Market Frictions, Arbitrage, and the Capitalization of Amenities

61 Pages Posted: 30 Apr 2019

See all articles by Amine Ouazad

Amine Ouazad

Rutgers Business School

Romain G. Rancière

University of Southern California

Multiple version iconThere are 2 versions of this paper

Date Written: April 2019


The price-amenity arbitrage is a cornerstone of spatial economics, as the response of land and house prices to shifts in the quality of local amenities and public goods is typically used to reveal households' willingness to pay for amenities. With informational, time, and cash constraints, households' ability to arbitrage across locations with different amenities (demographics, crime, education, housing) depends on their ability to compare locations and to finance the swap of houses. Arbitrageurs with deep pockets and better search and matching technology can take advantage of price dispersions and unexploited trade opportunities. We develop a disaggregated search and matching model of the housing market with endogenously bargained prices, identified on transaction-level data from the universe of deeds for 6,400+ neighborhoods of the Chicago metropolitan area, matched with school-level test scores and geocoded criminal offenses. Price-amenity gradients reflect preferences and the capitalization of trading opportunities, which are arbitraged away in the frictionless limit. Thus the time-variation in hedonic pricing coefficients partly reflects the time variation in search and credit frictions. Our model is able to explain that, between the peak of the housing boom and its trough, the sign of the price-amenity gradient flipped, due to the decline in trading opportunities in lower-amenity neighborhoods and due to the lower capitalization of trading opportunities in house prices.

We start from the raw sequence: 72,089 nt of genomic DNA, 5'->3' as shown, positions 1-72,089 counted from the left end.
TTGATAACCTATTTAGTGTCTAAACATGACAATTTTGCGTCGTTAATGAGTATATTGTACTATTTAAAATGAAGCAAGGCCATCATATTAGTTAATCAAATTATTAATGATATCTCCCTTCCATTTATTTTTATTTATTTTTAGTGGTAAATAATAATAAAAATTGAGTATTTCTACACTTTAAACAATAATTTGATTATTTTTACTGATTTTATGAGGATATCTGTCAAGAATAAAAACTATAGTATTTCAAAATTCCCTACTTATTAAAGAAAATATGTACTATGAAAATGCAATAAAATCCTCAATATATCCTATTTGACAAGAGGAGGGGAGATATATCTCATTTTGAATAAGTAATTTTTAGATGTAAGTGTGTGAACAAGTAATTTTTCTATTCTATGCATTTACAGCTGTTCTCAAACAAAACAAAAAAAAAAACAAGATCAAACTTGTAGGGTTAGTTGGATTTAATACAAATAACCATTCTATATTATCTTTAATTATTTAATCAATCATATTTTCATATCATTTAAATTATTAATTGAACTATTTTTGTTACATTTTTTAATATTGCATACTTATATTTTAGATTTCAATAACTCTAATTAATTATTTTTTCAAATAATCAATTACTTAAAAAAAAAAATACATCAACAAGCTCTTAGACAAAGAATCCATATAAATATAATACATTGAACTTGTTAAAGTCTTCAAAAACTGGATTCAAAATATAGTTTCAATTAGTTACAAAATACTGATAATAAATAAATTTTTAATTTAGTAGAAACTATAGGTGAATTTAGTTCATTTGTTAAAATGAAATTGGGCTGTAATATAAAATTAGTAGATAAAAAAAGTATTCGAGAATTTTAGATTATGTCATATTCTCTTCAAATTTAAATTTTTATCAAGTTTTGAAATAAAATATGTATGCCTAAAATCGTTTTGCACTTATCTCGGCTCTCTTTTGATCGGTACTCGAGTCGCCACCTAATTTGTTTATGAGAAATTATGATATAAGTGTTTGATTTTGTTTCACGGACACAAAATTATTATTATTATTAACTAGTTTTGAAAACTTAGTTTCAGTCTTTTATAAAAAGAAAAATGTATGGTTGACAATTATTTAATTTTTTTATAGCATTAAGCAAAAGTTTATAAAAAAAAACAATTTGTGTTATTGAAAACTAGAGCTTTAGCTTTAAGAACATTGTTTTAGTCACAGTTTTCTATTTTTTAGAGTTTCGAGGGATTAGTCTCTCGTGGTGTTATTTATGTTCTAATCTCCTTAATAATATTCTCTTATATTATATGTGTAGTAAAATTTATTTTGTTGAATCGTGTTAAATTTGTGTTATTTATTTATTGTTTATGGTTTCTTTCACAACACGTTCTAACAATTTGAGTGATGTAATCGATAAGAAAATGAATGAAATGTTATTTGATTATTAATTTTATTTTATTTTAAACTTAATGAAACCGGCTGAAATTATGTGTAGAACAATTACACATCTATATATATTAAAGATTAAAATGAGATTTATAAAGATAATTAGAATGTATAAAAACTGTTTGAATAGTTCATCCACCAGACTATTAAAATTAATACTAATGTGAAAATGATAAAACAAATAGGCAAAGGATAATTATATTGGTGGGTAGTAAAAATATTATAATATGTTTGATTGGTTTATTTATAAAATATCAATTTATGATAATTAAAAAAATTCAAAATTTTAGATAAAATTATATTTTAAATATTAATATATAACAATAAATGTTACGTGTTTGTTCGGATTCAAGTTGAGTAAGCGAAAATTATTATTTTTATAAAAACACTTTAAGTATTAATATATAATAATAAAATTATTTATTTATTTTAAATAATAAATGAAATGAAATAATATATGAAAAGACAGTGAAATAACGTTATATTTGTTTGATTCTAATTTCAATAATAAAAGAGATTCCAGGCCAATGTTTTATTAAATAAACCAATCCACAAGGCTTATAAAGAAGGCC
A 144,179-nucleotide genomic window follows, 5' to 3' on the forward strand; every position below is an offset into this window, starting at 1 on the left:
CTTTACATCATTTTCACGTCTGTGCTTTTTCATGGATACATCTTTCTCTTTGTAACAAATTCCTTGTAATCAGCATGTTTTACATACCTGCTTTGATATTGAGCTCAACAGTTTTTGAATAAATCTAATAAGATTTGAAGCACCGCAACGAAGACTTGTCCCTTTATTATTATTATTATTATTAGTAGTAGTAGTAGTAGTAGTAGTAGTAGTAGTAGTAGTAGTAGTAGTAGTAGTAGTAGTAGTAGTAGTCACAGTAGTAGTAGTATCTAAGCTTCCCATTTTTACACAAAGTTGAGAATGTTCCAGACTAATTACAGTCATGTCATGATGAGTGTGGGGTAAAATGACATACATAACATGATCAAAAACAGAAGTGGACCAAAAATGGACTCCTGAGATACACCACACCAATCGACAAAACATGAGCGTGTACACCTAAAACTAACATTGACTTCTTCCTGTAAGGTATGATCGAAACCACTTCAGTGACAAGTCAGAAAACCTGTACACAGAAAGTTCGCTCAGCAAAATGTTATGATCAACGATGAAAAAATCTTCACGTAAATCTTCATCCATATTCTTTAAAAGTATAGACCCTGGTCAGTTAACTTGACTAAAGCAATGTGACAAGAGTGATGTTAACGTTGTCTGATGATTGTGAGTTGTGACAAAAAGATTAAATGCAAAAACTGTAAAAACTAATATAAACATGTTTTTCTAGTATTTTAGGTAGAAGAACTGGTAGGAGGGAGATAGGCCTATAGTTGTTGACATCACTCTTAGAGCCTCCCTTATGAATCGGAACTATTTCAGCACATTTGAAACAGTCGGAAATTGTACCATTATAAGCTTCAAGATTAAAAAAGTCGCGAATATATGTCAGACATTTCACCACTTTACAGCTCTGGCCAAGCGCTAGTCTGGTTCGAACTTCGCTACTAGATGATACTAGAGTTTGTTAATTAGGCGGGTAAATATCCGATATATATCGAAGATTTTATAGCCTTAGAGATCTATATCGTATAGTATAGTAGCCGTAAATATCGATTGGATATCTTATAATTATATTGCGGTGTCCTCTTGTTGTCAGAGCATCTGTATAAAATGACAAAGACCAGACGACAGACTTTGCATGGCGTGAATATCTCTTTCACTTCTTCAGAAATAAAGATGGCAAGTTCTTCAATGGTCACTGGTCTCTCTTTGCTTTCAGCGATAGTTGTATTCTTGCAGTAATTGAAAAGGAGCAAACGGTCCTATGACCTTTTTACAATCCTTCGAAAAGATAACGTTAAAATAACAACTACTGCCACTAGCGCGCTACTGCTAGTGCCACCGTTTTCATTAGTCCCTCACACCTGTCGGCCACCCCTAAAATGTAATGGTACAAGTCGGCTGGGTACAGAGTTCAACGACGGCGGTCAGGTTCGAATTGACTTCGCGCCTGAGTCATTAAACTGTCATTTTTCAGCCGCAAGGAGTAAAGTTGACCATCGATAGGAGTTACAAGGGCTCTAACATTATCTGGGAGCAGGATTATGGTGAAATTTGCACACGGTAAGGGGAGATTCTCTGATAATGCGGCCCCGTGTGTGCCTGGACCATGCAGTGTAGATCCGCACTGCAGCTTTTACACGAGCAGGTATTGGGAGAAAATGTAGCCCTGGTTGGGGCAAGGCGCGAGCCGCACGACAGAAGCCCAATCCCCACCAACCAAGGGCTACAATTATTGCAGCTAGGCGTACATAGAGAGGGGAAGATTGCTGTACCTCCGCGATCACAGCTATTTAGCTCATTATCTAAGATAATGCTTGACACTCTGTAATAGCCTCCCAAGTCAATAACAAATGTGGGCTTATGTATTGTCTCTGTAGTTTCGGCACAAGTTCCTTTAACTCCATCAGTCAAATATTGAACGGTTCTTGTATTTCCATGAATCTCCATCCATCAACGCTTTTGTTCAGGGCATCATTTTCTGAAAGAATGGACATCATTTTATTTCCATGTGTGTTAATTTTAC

Keywords: Dynamic Housing Choices, Limits of arbitrage, Market Friction, Mortgage Crisis, Pricing of Amenities

JEL Classification: G12, G21, R21, R3, R31

Suggested Citation

Ouazad, Amine and Rancière, Romain G., Market Frictions, Arbitrage, and the Capitalization of Amenities (April 2019). CEPR Discussion Paper No. DP13689, Available at SSRN:

Amine Ouazad (Contact Author)

Rutgers Business School ( email )

111 Washington Avenue
Newark, NJ 07102
United States

Romain G. Rancière

University of Southern California ( email )

2250 Alcazar Street
Los Angeles, CA 90089
United States

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